It doesn’t matter if you’re selling sofas, soft drinks, or software—conventional wisdom often states that the easiest way to stand out and gain customers is to make your product offering cheaper than the rest. In a sense, this is the oldest marketing tactic in the book. All it takes is simply figuring out what your competitors charge, and offering the same product for slightly less, provided you can still scrape by on a small profit margin.
I’ve noticed through the years that this marketing tactic is very often favoured by firms or companies that have not gone through the diligent work of understanding who their customer is, what problems they’re looking to solve, and where they’re looking for answers. They don’t feel the need to go through the work of building a conversation and sense of trust with their prospective customer because they blithely assume that their customer doesn’t care—they just want the cheapest option on offer.
The trouble with this method is that as soon as you do it, it’s a trip to the bottom. All that’s going to occur is a downward spiral on pricing and eventual cannibalisation of the industry, until you reach the lowest product price and lowest product quality.
As the often-quoted Seth Godin writes, “There's always the opportunity to cut a corner, sacrifice lifestyle quality and suck it up as we race to grab a little more market share. But the problem with the race to the bottom is that you might win. You might make a few more bucks for now, but not for long and not with pride. Someone will always find a way to be cheaper or more brutal than you.”
For reasons similar to Godin’s, I urge you to not go down this route. In the end, it doesn’t end up serving anyone—not your competitors, not your industry, and least of all, not you. Think about the kind of business you want to run and the customer you want to court. It’s hard to grow, scale, and build a sustainable business model with longevity if your customers don’t care enough about you to invest and evangelise on your behalf. And equally, it’s hard to get your customers to evangelise for you if you’re constantly cutting corners and figuring out ways to minimise your output for the small amount they’re paying you.
In this instance, I think a fine example of someone who is competing in what is a consumer marketplace— the very ‘cut-throat’ (no pun intended) price-based market of razor blades—is an organisation that has sprung up on the web called the Dollar Shave Club. Now, the Dollar Shave Club does not set out to be the least expensive; it is selling a commodity product that has managed to differentiate itself on the basis of convenience, speedy delivery and engagement with the customer.
The Dollar Shave Club unsurprisingly sells razor blades. In fact, it sells a subscription service which delivers razor blades to the customer on an ongoing rolling basis for a monthly subscription fee.
The individual price of the razor blade has almost become inconsequential - it is certainly more expensive than purchasing a competitor product from a discount store, but it is directly appealing to a sector of the marketplace who are time poor and convenience biased.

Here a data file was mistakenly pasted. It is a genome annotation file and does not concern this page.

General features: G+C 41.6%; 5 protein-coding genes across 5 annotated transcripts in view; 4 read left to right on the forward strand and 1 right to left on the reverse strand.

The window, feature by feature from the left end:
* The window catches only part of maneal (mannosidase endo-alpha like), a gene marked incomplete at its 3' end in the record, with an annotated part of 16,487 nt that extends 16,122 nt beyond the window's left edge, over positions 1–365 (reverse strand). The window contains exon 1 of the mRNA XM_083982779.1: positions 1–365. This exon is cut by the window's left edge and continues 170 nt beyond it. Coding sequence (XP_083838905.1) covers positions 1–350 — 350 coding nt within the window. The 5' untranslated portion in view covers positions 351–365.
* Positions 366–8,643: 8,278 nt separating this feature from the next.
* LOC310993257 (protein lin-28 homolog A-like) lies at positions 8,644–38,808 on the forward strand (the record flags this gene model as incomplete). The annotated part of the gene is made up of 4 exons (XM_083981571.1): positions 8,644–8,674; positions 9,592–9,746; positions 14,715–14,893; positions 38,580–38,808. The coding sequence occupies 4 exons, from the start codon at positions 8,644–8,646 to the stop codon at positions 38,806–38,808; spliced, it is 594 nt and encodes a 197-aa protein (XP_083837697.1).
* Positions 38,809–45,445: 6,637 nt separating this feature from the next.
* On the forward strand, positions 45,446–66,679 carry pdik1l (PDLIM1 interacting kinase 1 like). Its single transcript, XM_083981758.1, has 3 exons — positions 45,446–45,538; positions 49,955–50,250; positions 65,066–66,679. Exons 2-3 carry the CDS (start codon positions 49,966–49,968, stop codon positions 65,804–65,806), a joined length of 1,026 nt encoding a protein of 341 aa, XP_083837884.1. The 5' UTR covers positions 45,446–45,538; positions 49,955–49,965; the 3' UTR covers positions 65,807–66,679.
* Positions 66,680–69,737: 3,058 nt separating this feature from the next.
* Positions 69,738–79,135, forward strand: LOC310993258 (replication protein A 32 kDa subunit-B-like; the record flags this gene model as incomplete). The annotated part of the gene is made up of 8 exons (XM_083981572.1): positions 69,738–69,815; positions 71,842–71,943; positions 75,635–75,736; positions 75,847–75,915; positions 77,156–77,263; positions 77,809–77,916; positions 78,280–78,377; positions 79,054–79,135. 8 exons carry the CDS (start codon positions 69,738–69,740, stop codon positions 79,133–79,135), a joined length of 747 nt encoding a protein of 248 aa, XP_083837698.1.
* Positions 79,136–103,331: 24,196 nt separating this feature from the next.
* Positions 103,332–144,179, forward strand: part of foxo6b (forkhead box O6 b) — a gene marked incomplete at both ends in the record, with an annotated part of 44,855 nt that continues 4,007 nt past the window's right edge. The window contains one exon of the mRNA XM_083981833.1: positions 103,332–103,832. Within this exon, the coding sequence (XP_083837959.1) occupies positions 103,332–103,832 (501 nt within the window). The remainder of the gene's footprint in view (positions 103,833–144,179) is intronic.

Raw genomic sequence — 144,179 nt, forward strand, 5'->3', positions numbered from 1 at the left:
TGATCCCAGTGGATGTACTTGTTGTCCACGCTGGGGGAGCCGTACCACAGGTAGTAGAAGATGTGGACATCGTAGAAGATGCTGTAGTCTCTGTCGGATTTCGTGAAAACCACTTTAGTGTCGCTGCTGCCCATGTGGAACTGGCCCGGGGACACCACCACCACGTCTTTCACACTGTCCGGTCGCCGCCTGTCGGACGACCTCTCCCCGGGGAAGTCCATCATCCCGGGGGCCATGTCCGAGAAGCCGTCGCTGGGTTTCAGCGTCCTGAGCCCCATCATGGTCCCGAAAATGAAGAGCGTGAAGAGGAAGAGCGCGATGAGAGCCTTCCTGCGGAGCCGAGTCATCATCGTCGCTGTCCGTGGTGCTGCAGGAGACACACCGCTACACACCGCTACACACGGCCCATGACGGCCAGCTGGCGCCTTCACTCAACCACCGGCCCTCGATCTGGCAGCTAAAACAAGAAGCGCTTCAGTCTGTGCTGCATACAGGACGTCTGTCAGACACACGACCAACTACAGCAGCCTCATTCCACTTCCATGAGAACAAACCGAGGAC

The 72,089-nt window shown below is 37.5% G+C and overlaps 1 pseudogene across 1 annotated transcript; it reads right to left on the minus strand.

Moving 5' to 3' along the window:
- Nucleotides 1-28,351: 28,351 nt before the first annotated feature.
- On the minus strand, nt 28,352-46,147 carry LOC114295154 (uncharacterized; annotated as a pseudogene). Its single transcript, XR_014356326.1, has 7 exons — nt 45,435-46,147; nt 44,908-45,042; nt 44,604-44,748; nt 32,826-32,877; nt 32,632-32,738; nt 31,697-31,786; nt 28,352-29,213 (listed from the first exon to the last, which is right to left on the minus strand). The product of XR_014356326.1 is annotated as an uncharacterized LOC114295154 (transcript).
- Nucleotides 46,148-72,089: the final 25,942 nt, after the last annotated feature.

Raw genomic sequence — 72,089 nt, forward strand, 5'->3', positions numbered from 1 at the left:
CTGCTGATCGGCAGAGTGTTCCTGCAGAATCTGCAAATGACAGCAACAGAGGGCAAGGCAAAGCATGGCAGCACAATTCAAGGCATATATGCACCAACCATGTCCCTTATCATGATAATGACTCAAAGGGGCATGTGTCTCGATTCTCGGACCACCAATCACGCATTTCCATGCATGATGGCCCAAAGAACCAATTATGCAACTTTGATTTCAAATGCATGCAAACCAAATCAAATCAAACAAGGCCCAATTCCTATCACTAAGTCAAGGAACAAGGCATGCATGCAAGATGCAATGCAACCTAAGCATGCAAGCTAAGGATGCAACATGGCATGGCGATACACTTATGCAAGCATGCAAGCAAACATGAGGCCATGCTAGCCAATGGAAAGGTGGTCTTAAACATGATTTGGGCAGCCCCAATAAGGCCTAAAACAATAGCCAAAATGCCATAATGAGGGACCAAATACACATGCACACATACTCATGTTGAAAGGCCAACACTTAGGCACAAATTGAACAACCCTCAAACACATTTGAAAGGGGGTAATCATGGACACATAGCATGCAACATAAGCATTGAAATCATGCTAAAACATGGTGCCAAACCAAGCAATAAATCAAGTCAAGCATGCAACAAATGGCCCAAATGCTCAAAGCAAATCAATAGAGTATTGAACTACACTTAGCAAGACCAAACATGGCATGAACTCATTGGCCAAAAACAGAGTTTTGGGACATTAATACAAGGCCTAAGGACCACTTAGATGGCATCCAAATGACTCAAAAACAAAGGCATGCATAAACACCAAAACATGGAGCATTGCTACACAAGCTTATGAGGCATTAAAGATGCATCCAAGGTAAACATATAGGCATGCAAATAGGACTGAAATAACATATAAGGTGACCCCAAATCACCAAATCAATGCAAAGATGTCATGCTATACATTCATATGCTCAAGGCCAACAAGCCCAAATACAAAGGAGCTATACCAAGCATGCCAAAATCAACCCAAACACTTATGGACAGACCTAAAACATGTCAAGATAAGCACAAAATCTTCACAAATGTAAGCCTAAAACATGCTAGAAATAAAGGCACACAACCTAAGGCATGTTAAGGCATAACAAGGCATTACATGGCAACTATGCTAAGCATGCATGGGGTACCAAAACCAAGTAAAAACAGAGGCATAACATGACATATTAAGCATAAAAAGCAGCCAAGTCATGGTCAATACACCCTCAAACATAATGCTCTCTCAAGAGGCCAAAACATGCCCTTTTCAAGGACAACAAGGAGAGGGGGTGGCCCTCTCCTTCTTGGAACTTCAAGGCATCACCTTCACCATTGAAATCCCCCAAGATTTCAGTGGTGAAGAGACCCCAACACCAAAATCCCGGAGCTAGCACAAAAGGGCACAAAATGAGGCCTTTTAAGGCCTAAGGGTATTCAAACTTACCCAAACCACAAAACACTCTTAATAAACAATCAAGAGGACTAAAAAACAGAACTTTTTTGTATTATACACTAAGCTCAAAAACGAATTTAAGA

For example, young execs who need to shave every day see this as a daily requirement but are perhaps fed up with running out of razor blades and the inconvenience of having to run to the chemist or store to buy more of them.
The concept that they have adopted, is to engage with the customers, take regular feedback from the customer and include the customer in the razor and blade development process - so that new products are created based upon feedback from their customers - who are actively encouraged, via social media, to interact with the brand. It’s an extraordinary piece of marketing. It is inherently a ‘club’ - and to Seth Godin’s approach - involves very much creating a group of ‘people like us’, who then talk to others and word of mouth & referrals spread the program, based around massive customer satisfaction. In this ‘club’, each customer is not treated as an individual purchaser, but is treated on the lifetime customer value of those razor blades being delivered week in week out over the life of the individual - a fundamentally different way of thinking about the consumer purchase proposition.
Please take a look at this example start-up as an inspiration, I urge you to consider a change of tactic, embrace the genius of these individuals’ approach, and look at your product and try to find the key differentiators that will put you in a position to charge a fair and realistic price for your product, rather than simply engaging in the downward spiral that many face.
I will discuss the concept of marketing differentiation and differentiation strategy further in next week’s blog.
Tip #46: Don’t be tempted to run your business on the basis of offering the lowest price; find a way to differentiate, engage with your prospects and look for value, not least price!
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